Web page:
New unemployment claims fell below one million for the first time since March last week, a sign of a national revival after months of COVID-19 related joblessness for tens of millions of Americans.

During the week ending August 8, about 963,000 people filed first-time claims for benefits with state unemployment programs, the U.S. Department of Labor said Thursday. It’s a significant drop from March’s high of nearly seven millions claims, even though numbers are still at historically high levels.

President Donald Trump signed an executive order Saturday allowing states to extend benefits of $300 in federal funds and $100 in state funds to unemployed workers. His action was aimed at partially extending the $600 weekly supplemental benefit after Congress failed to reach a deal on pandemic relief.

Workers likely won’t see the new supplemental benefits for weeks or even months, because states have to apply for the federal funds and some governors have said their states’ budget deficits are too deep to pay the last hundred dollars for each unemployed resident.

Trump said he expects lawsuits to follow. Democrats so far have not rushed to court to challenge him, sensing the political consequences of trying to block cash benefits to voters just months before Election Day. If lawsuits do come, a judge could halt the aid as the two sides battle over whether Trump had the authority to sidestep Congress.

The exterior of the Capitol in Washington, D.C. is pictured on January 20, 2020. (Zach D Roberts/Zenger)

“A judicial freeze would probably not make a difference between someone receiving additional benefits next week or even potentially next month,” said Michael Farren, an economist at the Mercatus Center at George Mason University.

Even a temporary loss of supplemental benefits would increase the number of people trying to go back to work, Farren said, “but the question is whether the jobs will be there for them to actually be going back to work.”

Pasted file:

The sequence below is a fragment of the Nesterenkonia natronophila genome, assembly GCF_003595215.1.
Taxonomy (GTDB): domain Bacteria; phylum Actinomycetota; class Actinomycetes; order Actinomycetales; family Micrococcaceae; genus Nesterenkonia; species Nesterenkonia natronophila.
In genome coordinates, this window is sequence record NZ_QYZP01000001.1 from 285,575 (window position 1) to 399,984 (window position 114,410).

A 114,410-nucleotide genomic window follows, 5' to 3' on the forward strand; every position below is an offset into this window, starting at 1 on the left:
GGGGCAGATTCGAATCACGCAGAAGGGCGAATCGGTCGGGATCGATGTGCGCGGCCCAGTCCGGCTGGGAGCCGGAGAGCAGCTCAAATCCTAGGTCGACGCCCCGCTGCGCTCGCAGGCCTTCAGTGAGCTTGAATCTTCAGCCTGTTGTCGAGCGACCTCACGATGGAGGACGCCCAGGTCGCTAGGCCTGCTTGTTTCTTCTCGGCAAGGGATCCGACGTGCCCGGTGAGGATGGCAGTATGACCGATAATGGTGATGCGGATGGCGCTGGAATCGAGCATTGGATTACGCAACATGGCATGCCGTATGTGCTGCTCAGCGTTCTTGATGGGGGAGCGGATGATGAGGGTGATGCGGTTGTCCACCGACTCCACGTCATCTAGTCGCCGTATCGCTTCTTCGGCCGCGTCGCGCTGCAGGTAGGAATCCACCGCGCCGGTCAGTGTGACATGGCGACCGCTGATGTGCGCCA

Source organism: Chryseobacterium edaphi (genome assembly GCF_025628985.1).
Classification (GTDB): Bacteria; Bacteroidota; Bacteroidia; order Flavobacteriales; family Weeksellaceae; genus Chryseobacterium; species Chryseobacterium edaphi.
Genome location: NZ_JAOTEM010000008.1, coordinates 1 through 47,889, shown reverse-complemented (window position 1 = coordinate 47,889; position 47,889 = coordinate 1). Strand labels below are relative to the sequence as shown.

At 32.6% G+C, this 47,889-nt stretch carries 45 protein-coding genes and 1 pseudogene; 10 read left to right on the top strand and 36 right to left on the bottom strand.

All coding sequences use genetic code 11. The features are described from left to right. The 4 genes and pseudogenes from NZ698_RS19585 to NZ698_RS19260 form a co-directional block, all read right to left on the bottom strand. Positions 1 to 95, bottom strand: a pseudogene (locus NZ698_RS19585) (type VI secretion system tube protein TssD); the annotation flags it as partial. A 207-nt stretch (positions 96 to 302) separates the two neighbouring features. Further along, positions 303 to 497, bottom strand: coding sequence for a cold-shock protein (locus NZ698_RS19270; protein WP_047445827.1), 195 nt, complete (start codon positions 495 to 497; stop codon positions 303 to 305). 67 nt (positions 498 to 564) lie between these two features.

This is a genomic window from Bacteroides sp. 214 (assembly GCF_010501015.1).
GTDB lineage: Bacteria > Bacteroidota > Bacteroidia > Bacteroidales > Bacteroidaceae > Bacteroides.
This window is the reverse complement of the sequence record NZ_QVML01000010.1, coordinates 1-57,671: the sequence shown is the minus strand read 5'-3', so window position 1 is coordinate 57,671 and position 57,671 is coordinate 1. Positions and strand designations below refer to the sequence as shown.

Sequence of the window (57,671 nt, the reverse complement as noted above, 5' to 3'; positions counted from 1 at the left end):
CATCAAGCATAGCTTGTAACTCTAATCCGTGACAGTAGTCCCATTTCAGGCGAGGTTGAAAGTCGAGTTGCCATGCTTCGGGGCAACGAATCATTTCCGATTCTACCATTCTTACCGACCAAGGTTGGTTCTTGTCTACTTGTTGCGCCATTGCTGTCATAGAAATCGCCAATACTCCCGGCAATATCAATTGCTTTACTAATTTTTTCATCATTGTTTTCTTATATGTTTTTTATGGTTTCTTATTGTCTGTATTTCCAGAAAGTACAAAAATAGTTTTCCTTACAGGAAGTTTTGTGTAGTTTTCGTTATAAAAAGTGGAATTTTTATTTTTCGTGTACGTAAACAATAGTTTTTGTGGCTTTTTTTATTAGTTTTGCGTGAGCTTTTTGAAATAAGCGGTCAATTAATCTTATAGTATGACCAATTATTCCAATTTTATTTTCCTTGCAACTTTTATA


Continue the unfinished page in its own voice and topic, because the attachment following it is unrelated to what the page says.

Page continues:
“Much of the unemployed people in the economy right now are unemployed because they’re on temporary furlough,” Farren said. “So much of the dining and entertainment industries, in particular, have gotten rid of jobs because demand for their services is down, as well as mandates against bars and restaurants reopening, or they limit their amount of on-site customers.”

The loss of supplemental benefits could not only have a detrimental effect on unemployed workers but also people who are still employed, some economists said.

“It would act as a major constraint on consumer spending and lead to reduced business activity thereby weighing on employment. This would therefore lead to renewed upward pressure on the unemployment rate,” said Lydia Boussour, a senior economist at Oxford Economics.

Chris Edwards, the director of tax policy studies at the Cato Institute, pushed back on the argument that the end of supplemental benefits would have harmful effects on the economy. The benefits are “clearly an incentive” for people to stay unemployed, he said.

“It’s not about consumer spending. It’s more about whether businesses feel comfortable operating. When they do, I think the economy will come zooming back to where it was,” Edwards said.

If workers who are receiving supplemental benefits are offered their jobs back and decline to return, the benefits would end, said Michele Evermore, a senior policy analyst at the National Unemployment Law Project.

“You can not receive an offer of suitable work and continue to collect unemployment benefits,” she said.

(Edited by David Martosko.)



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